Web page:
Metallica’s Lars Ulrich eats 20 pancakes a day
If there’s one thing you can say about Metallica, the band definitely knows how to take a punch.
The last time Metallica released a new LP was when it came out with 2011’s “Lulu” — a collaboration album with the late Lou Reed that earned the band some of the worst reviews and feedback of its entire 35-year career.
“Occasionally, for comic relief, I’ll scroll down to see what ludicrous thing someone has written,” drummer Lars Ulrich tells The Post of their haters. “Someone will say, ‘Those guys were better when they were f - - ked up,’ or, ‘Those guys haven’t been any good since before they started.’ It’s fine. It doesn’t make an impact.”
But this summer, they returned from their five-year absence with “Hardwired,” a crushing three-minute blast of metal that showed there was plenty of life in them yet. With the multimillion-selling San Franciscans set to play the Global Citizen Festival on Saturday in Central Park, and an 11th album, “Hardwired . . . To Self-Destruct,” coming in November, Ulrich explains his hopes for the band, his desire to rock with Kendrick Lamar and the superfood that keeps him drumming like a demon.
Why did you want to play the Global Citizen Festival?
The festival has been on our radar for a few years. I was watching [Stephen] Colbert last year and Hugh Evans [co-founder of Global Poverty Project] came out. I was super-impressed at how passionate and personable he is. Not to rank do-gooders, but sometimes you wonder if there’s an ulterior motive. But he has an earnestness that is very infectious. And there’s a politically neutral tone to what he does.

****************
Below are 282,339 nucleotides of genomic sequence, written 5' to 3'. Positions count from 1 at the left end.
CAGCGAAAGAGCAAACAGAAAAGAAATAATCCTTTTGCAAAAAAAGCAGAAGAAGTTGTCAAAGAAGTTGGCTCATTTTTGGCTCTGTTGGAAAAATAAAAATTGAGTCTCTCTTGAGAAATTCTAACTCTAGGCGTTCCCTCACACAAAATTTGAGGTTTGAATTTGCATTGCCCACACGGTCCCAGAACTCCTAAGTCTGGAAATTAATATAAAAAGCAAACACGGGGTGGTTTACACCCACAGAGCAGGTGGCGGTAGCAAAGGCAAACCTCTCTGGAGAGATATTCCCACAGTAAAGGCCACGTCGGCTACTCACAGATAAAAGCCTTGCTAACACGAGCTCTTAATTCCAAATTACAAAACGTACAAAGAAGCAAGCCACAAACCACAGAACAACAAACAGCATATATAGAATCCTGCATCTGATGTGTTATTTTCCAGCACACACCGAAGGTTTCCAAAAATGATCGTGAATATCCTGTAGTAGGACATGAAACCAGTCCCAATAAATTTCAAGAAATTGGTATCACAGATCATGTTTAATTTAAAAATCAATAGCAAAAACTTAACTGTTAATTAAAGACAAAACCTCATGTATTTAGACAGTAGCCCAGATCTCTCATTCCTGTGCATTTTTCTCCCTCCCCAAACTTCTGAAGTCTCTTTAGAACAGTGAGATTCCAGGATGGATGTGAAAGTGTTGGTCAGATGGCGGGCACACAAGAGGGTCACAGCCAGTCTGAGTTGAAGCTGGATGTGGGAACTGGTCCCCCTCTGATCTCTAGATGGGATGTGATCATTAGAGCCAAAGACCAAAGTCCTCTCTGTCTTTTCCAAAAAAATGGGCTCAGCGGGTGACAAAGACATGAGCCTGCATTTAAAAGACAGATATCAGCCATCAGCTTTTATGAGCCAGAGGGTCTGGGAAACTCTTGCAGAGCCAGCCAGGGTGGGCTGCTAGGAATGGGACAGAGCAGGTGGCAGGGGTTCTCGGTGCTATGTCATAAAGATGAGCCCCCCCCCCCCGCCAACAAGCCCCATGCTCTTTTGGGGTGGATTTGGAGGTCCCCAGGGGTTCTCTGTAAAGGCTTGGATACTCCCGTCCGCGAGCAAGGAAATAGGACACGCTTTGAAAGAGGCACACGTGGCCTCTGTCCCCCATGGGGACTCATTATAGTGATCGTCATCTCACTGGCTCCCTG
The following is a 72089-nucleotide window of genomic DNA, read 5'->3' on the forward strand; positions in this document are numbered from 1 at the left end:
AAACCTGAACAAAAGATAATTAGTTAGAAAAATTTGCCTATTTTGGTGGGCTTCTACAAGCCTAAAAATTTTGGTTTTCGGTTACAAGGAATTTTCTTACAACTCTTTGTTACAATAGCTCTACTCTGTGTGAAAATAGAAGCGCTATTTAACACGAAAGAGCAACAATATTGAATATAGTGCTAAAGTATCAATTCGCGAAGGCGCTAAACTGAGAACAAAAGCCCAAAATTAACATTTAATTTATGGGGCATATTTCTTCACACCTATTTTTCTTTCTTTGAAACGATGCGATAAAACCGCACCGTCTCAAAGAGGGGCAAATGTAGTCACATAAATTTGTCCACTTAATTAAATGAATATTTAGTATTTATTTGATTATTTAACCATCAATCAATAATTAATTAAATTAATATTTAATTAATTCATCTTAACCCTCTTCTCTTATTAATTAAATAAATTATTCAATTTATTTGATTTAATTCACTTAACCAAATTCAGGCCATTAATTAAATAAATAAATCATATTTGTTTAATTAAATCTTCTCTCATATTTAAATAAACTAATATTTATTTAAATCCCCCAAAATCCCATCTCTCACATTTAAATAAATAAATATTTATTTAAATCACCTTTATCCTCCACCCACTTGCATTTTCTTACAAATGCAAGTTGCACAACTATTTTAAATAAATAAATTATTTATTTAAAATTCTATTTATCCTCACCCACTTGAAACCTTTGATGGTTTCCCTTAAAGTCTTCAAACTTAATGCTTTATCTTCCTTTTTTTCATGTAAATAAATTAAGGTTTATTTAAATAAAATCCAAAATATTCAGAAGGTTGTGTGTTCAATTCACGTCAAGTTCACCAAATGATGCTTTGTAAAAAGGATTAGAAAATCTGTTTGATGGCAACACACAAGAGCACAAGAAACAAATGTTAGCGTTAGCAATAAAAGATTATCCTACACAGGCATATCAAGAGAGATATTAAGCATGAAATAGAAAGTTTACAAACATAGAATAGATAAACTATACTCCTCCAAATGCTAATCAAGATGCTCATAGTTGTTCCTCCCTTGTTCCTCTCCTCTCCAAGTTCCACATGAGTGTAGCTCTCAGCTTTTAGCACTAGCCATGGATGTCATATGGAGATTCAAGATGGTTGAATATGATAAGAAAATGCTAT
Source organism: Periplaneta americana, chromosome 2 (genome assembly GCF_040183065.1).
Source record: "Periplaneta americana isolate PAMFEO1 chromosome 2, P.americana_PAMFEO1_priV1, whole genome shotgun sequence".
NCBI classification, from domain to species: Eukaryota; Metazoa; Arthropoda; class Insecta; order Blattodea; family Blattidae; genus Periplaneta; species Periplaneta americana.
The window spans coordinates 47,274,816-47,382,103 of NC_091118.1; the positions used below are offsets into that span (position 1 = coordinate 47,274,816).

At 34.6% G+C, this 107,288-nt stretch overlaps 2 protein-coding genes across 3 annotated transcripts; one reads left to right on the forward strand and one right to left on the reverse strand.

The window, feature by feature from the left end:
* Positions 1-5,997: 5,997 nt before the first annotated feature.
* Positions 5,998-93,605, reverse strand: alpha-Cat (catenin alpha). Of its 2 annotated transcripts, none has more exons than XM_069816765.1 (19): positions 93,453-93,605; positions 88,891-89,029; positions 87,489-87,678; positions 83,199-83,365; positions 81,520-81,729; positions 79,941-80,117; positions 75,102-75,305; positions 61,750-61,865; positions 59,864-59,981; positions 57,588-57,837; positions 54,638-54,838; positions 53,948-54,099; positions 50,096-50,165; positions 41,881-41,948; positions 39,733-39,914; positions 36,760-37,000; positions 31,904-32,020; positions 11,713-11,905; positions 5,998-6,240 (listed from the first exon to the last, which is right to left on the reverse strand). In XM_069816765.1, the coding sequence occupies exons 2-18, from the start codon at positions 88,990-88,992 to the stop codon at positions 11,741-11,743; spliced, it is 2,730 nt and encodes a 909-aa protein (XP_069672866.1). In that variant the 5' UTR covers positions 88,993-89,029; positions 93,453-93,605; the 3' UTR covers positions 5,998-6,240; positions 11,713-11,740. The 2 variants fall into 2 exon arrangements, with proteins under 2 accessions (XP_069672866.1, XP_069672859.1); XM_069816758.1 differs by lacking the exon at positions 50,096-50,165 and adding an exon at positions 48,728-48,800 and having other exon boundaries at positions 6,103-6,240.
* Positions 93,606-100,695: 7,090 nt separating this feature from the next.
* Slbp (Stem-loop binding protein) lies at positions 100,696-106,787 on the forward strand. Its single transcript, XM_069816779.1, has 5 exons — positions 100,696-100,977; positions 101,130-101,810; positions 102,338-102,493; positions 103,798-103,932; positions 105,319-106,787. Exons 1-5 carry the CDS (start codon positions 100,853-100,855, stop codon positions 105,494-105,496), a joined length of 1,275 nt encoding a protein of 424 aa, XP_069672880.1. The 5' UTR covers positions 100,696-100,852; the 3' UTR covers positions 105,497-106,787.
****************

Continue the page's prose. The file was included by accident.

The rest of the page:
You’re on the bill with Rihanna, Kendrick Lamar, Major Lazer and Demi Lovato. Whom would you most like to collaborate with?
I have nothing but respect for all those artists. But if Kendrick wanted to come up and freestyle over some Metallica riffs, I would love that. How awesome would that be?!
The response to new single “Hardwired” has been pretty positive. Do you think fans are going to feel similarly about the album “Hardwired . . . To Self-Destruct”?
The response in the inner circle to our album has been very positive, beyond what we expected. But 2016 is like the Wild West in music. What happens when you put out an album is anyone’s guess. We have access to all information, and the iPhone 7 will get it to us faster than last week’s iPhone. But the downside is that everyone’s got an attention span of about nine seconds, and then it’s on to the next thing. So who knows how this album will connect?
Lyrically, “Hardwired” has a very pointed sense of impending doom to it. Is that the theme of the album?
We don’t write to be topical, but there are a lot of songs that have conflict, questions, vulnerabilities, uncertainties. There’s lots of stuff for people to relate to. I haven’t quite wrapped my head around that yet, but James’ [Hetfield, Metallica’s singer-guitarist] best lyrics are usually the ones that are more ambiguous.
Drumming in Metallica can’t be easy at the age of 52. What are you doing to keep up the pace?
Well, I go running pretty much every day for 30 to 45 minutes. That’s an expected one. But a significant part of my diet are these oat pancakes that I eat. They’re made of egg whites, oats, fat-free yogurt and a little Stevia. That’s my carbs. It’s a recipe that comes from the French nutritionist Pierre Dukan. I eat about 20 of them a day — I’m never more than 6 feet away from a pancake at any time! It’s the fuel to the drumming in Metallica.